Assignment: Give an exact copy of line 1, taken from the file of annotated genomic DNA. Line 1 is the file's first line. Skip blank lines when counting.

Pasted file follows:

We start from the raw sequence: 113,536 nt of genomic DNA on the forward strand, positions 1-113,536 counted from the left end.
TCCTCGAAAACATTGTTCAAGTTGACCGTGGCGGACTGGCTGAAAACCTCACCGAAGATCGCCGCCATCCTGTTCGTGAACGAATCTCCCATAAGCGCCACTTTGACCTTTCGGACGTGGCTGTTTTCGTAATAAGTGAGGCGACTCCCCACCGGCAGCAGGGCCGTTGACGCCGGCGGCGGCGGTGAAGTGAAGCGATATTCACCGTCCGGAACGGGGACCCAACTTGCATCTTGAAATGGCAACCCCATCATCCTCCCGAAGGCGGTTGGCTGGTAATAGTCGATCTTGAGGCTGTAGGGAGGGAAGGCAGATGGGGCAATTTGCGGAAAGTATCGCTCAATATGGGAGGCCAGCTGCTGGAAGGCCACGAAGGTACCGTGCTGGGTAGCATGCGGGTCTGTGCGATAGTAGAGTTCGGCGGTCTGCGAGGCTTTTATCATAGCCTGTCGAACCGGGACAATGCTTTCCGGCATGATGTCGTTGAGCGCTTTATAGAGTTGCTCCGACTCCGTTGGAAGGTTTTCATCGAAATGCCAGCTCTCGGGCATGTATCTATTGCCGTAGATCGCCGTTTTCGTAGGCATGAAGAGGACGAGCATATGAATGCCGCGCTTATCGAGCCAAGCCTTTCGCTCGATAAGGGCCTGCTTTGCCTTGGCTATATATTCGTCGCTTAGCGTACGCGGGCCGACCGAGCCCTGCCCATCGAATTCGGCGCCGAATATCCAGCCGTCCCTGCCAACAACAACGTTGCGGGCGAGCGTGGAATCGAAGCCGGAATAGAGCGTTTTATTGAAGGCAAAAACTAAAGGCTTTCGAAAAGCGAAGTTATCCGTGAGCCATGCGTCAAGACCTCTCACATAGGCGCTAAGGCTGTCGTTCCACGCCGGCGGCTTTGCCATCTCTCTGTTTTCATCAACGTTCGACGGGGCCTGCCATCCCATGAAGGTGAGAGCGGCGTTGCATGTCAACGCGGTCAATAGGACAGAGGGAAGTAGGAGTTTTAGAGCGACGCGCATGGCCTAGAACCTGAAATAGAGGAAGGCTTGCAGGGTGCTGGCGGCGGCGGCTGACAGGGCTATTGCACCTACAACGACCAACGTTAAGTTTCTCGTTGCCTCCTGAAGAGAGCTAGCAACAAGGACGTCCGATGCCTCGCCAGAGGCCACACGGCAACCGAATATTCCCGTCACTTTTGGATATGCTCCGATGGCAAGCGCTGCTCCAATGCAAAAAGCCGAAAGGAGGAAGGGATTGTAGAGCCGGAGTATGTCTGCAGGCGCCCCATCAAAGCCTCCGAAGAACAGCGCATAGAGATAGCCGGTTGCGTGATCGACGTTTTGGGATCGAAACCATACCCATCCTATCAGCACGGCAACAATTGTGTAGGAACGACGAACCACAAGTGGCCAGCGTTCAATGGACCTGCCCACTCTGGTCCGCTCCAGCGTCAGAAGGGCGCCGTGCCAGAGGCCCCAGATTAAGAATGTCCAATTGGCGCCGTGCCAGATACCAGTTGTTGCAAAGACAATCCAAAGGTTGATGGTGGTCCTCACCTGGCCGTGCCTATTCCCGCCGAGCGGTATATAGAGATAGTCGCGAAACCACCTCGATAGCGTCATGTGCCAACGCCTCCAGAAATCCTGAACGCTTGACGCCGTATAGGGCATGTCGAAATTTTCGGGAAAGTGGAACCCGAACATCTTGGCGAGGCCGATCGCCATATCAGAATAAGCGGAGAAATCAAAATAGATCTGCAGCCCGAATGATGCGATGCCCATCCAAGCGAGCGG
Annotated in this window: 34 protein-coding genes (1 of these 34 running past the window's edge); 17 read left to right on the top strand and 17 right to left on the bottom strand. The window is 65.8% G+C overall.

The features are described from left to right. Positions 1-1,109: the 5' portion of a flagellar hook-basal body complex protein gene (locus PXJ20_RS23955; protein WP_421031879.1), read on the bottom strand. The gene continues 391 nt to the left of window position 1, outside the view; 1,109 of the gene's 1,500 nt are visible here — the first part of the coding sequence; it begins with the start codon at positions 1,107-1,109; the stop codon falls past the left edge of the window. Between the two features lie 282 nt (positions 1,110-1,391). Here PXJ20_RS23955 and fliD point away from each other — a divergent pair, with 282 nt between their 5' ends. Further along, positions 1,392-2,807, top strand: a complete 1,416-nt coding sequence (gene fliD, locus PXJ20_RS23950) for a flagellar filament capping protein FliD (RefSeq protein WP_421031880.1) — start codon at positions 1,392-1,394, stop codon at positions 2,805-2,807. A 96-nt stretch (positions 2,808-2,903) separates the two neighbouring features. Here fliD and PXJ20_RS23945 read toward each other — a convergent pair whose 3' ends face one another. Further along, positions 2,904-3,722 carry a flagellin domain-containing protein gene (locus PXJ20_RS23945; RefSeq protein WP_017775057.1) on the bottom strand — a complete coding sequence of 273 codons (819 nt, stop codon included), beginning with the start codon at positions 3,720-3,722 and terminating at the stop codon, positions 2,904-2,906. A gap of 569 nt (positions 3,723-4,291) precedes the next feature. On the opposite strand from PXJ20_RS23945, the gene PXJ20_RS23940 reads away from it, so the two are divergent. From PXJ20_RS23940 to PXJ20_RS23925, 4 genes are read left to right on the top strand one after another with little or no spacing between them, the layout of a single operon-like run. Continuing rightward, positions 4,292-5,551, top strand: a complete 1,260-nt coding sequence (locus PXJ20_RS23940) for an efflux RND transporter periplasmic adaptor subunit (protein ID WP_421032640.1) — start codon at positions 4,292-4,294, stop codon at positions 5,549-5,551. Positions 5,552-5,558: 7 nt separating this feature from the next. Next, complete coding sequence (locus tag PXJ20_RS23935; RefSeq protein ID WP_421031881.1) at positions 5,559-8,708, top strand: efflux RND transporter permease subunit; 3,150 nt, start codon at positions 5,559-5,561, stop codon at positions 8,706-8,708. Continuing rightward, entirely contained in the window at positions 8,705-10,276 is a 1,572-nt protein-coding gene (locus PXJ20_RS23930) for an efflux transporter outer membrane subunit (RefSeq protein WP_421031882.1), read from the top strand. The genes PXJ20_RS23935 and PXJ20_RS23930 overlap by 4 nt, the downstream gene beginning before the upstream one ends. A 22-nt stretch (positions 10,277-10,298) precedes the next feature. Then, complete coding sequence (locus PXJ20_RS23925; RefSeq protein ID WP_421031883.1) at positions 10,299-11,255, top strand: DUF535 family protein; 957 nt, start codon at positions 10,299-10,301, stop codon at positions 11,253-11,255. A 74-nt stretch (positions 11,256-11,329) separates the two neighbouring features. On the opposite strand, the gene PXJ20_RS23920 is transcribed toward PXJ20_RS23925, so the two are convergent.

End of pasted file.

We start from the raw sequence: 113,536 nt of genomic DNA on the forward strand, positions 1-113,536 counted from the left end.